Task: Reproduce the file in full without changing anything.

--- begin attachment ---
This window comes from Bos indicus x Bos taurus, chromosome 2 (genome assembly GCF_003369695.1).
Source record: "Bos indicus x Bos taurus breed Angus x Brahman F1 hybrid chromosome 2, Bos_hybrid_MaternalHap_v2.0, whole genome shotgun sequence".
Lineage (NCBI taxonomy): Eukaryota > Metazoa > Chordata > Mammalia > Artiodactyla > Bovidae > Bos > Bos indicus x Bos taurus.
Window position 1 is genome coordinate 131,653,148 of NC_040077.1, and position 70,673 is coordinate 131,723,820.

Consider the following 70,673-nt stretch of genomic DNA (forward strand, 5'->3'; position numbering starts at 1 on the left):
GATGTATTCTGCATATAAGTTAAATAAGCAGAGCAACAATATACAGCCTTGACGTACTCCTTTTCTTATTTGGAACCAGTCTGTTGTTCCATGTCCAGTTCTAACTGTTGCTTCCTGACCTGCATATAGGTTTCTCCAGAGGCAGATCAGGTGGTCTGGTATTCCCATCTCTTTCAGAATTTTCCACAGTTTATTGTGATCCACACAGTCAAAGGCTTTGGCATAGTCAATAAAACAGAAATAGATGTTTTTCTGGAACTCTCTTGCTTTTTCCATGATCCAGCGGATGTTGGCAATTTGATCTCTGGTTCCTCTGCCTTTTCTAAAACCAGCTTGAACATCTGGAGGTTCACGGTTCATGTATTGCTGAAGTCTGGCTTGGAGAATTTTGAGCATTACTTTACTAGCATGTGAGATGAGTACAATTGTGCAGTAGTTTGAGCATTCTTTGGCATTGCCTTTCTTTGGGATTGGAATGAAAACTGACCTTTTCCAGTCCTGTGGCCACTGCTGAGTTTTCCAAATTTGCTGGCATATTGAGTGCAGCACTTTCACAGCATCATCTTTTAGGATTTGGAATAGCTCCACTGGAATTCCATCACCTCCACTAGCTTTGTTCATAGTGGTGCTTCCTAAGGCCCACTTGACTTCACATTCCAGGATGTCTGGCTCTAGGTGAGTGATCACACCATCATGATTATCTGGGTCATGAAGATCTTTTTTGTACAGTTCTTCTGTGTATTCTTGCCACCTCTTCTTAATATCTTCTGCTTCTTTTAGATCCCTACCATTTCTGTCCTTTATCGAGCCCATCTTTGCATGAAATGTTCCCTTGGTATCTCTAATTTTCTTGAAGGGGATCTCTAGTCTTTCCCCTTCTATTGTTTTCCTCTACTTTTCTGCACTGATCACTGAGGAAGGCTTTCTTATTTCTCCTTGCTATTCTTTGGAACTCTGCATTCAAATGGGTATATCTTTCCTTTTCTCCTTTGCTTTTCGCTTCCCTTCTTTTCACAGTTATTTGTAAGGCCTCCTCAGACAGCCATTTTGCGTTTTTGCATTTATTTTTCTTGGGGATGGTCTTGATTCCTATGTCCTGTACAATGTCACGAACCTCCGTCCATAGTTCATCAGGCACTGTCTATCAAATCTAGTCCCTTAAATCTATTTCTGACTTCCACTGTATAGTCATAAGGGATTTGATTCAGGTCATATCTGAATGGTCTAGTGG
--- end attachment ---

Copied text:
This window comes from Bos indicus x Bos taurus, chromosome 2 (genome assembly GCF_003369695.1).
Source record: "Bos indicus x Bos taurus breed Angus x Brahman F1 hybrid chromosome 2, Bos_hybrid_MaternalHap_v2.0, whole genome shotgun sequence".
Lineage (NCBI taxonomy): Eukaryota > Metazoa > Chordata > Mammalia > Artiodactyla > Bovidae > Bos > Bos indicus x Bos taurus.
Window position 1 is genome coordinate 131,653,148 of NC_040077.1, and position 70,673 is coordinate 131,723,820.

Consider the following 70,673-nt stretch of genomic DNA (forward strand, 5'->3'; position numbering starts at 1 on the left):
GATGTATTCTGCATATAAGTTAAATAAGCAGAGCAACAATATACAGCCTTGACGTACTCCTTTTCTTATTTGGAACCAGTCTGTTGTTCCATGTCCAGTTCTAACTGTTGCTTCCTGACCTGCATATAGGTTTCTCCAGAGGCAGATCAGGTGGTCTGGTATTCCCATCTCTTTCAGAATTTTCCACAGTTTATTGTGATCCACACAGTCAAAGGCTTTGGCATAGTCAATAAAACAGAAATAGATGTTTTTCTGGAACTCTCTTGCTTTTTCCATGATCCAGCGGATGTTGGCAATTTGATCTCTGGTTCCTCTGCCTTTTCTAAAACCAGCTTGAACATCTGGAGGTTCACGGTTCATGTATTGCTGAAGTCTGGCTTGGAGAATTTTGAGCATTACTTTACTAGCATGTGAGATGAGTACAATTGTGCAGTAGTTTGAGCATTCTTTGGCATTGCCTTTCTTTGGGATTGGAATGAAAACTGACCTTTTCCAGTCCTGTGGCCACTGCTGAGTTTTCCAAATTTGCTGGCATATTGAGTGCAGCACTTTCACAGCATCATCTTTTAGGATTTGGAATAGCTCCACTGGAATTCCATCACCTCCACTAGCTTTGTTCATAGTGGTGCTTCCTAAGGCCCACTTGACTTCACATTCCAGGATGTCTGGCTCTAGGTGAGTGATCACACCATCATGATTATCTGGGTCATGAAGATCTTTTTTGTACAGTTCTTCTGTGTATTCTTGCCACCTCTTCTTAATATCTTCTGCTTCTTTTAGATCCCTACCATTTCTGTCCTTTATCGAGCCCATCTTTGCATGAAATGTTCCCTTGGTATCTCTAATTTTCTTGAAGGGGATCTCTAGTCTTTCCCCTTCTATTGTTTTCCTCTACTTTTCTGCACTGATCACTGAGGAAGGCTTTCTTATTTCTCCTTGCTATTCTTTGGAACTCTGCATTCAAATGGGTATATCTTTCCTTTTCTCCTTTGCTTTTCGCTTCCCTTCTTTTCACAGTTATTTGTAAGGCCTCCTCAGACAGCCATTTTGCGTTTTTGCATTTATTTTTCTTGGGGATGGTCTTGATTCCTATGTCCTGTACAATGTCACGAACCTCCGTCCATAGTTCATCAGGCACTGTCTATCAAATCTAGTCCCTTAAATCTATTTCTGACTTCCACTGTATAGTCATAAGGGATTTGATTCAGGTCATATCTGAATGGTCTAGTGG